They started to collaborate with the Council for a short movie on migrants reaching Italy. I met them at the screening of their movie at Centro Culturale Candiani (actually the sole cultural hub of Mestre, the other part of the Council of Venice located in the mainland – if Venice counts more than 60 among museums, foundations, movies and theatres, Mestre not). I am speaking of Hamed who set up in town the Orient Experience restaurants (two ethnical take away restaurants and caterings – one located in Cannaregio and one in Dorsoduro, while his new brainchild is in the same district and is called Africa Experience and is solely managed by political refugees)

They asked for the asylum and got it, so they stayed as you can see. I never asked for it and neither for the refugee status. It has been a beautiful time of my life with them, they are Hazaras like me and we just met here! I met them thanks to a Kurdish guy, a truly cinema passionate, who is now a documentary director: he invited me to join the Candiani screening where I met them. A month later, I am starring in their work. So, we can say that I entered the movie industry as actor, not as director. The movie has been never published, unfortunately.


I accomplished all my studies here, in Italy. To do so I changed a lot of schools. I also stayed at the Mestre headquarter of Don Orione (a Catholic board school), where I have been gifted of a stunning experience with a priest, I never met such a sympathetic man beyond any reason related to religion. He is maybe the most important person in my life. His way to be is amazing. He supported and helped me. He liked my energy and in the same time he was giving me his energy. At those times he was 40/45, and was the dean of the school. I was enrolled in their technical high school. I also met the ‘Patriarca’ (it is the Venice cardinal), Mr Scola. On the second school year I attended an itinerant festival in South Italy where I made several short movies.

A dear friend of mine – who is giudecchino (the nickname of the Venetians living in the Giudecca island) and is named Gianluca – was very much encouraging me and I remember what he was used to say ‘ with four pieces of wood you can make a cadrega (the dialectal name for chair in Veneto region)’ when reading my writings. He was pushing me more toward the video composition of my poems rather than their animation (that was my first idea).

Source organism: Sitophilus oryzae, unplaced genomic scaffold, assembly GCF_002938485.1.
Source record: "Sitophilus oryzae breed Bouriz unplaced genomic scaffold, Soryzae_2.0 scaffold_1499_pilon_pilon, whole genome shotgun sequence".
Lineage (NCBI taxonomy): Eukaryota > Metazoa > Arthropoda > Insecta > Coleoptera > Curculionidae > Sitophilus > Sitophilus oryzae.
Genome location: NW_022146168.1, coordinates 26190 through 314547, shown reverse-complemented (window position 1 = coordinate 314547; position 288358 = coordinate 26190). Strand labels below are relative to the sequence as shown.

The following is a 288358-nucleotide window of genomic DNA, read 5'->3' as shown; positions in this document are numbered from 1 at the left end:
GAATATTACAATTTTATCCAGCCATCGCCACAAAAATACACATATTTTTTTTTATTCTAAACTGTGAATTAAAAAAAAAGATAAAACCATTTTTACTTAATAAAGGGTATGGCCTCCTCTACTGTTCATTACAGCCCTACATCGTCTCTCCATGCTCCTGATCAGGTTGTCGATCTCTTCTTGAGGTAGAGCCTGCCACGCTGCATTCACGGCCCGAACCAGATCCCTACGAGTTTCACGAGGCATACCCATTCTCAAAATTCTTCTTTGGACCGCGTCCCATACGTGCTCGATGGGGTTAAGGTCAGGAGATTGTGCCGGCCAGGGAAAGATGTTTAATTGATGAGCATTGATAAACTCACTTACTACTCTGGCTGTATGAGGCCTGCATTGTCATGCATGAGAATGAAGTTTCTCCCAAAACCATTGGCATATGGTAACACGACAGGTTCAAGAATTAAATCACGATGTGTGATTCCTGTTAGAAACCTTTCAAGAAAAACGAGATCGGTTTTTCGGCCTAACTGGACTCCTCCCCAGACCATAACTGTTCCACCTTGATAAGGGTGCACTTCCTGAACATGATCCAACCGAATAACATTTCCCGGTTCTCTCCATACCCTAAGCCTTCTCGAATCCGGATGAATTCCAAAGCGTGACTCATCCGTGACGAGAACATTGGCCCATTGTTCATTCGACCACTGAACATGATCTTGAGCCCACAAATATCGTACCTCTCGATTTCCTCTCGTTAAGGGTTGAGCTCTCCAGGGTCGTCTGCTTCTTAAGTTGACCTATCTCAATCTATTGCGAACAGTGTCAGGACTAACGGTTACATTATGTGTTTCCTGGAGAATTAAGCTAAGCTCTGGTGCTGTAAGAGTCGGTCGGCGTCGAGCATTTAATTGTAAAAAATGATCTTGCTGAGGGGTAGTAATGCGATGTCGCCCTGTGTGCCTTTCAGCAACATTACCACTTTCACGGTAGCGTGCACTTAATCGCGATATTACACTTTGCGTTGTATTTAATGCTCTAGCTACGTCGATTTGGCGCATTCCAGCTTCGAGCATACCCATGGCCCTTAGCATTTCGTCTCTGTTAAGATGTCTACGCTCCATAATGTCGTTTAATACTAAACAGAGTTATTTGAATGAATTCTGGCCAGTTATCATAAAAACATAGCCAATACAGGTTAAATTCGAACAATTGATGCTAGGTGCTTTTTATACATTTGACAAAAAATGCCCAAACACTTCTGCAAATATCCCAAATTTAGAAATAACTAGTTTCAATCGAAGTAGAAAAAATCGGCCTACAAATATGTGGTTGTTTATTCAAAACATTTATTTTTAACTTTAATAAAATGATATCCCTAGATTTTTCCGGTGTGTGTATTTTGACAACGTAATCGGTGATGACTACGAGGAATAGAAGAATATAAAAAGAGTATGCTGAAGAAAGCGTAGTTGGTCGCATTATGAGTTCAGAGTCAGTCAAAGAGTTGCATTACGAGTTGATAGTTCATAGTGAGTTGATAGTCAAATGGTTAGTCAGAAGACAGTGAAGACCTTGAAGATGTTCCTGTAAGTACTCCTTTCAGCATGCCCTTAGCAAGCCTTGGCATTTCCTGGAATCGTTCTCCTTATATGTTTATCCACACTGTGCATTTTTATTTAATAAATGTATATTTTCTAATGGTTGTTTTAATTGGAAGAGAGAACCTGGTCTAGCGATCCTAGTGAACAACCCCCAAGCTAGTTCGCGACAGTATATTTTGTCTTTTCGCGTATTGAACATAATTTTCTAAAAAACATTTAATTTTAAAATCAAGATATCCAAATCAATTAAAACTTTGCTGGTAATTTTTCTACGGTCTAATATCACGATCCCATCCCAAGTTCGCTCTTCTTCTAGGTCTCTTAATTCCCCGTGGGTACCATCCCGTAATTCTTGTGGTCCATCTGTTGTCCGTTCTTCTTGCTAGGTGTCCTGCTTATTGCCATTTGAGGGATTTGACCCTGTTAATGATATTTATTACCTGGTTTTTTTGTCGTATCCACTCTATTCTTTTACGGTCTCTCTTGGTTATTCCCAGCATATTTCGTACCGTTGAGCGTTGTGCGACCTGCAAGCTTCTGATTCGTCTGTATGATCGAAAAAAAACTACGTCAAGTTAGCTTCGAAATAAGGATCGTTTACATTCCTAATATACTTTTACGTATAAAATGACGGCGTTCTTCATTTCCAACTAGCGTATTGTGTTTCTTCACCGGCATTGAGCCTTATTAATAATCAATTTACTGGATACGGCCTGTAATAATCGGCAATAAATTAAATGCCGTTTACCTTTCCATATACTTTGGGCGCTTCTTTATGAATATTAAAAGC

Do you like more to film now?


I am not ready to work on anything, I search very rare and peculiar stories. Those embodying a very philosophical, logical, cultural meaning. I have empathy creating connections with several topics.



45 days traveling in South Italy: Basilicata, Calabria; Sicily…during your first movie festival but, once again in North Italy when it ended…


…I was tired of my technical studies. The professor was sad of that and dismissed me. So I enrolled at the art high school in Venice, it was of course attended by kids if compared to my age. The deal was to pass five years by attending only two. After having tried, I surrendered because of all those thirteen years old mates.


I ended up enrolling in accounting at the evening school in order to obtain a diploma. I was working daytime as interpreter and cultural mediator for the Interiors Ministry, and for the Gorizia Commission for Migrants. Every day I was working and every night studying. I wished a lot to find a school in Bozen but I did not achieve any funding.


I then waited five years and started to apply a lot of classes at Ca’ Foscari University: anthropology, literature… I only desired to enlarge my cultural horizons without finalizing them into a degree.


I have been contacted, further, by the Migration Archive to film a series on migrants, in five episodes, each directed by a different movie maker.


At the present time I am enrolled in a cinema master course in Turin and I am working for a project in Afghanistan and a project in Turin. I also recently joined the Venice Film Festival, as associate of an Afghan documentary production house. We registered ourselves in the industry area in order to meet other players in the market. And, also, in order to learn a bit more about financing, co-production and marketing schemes.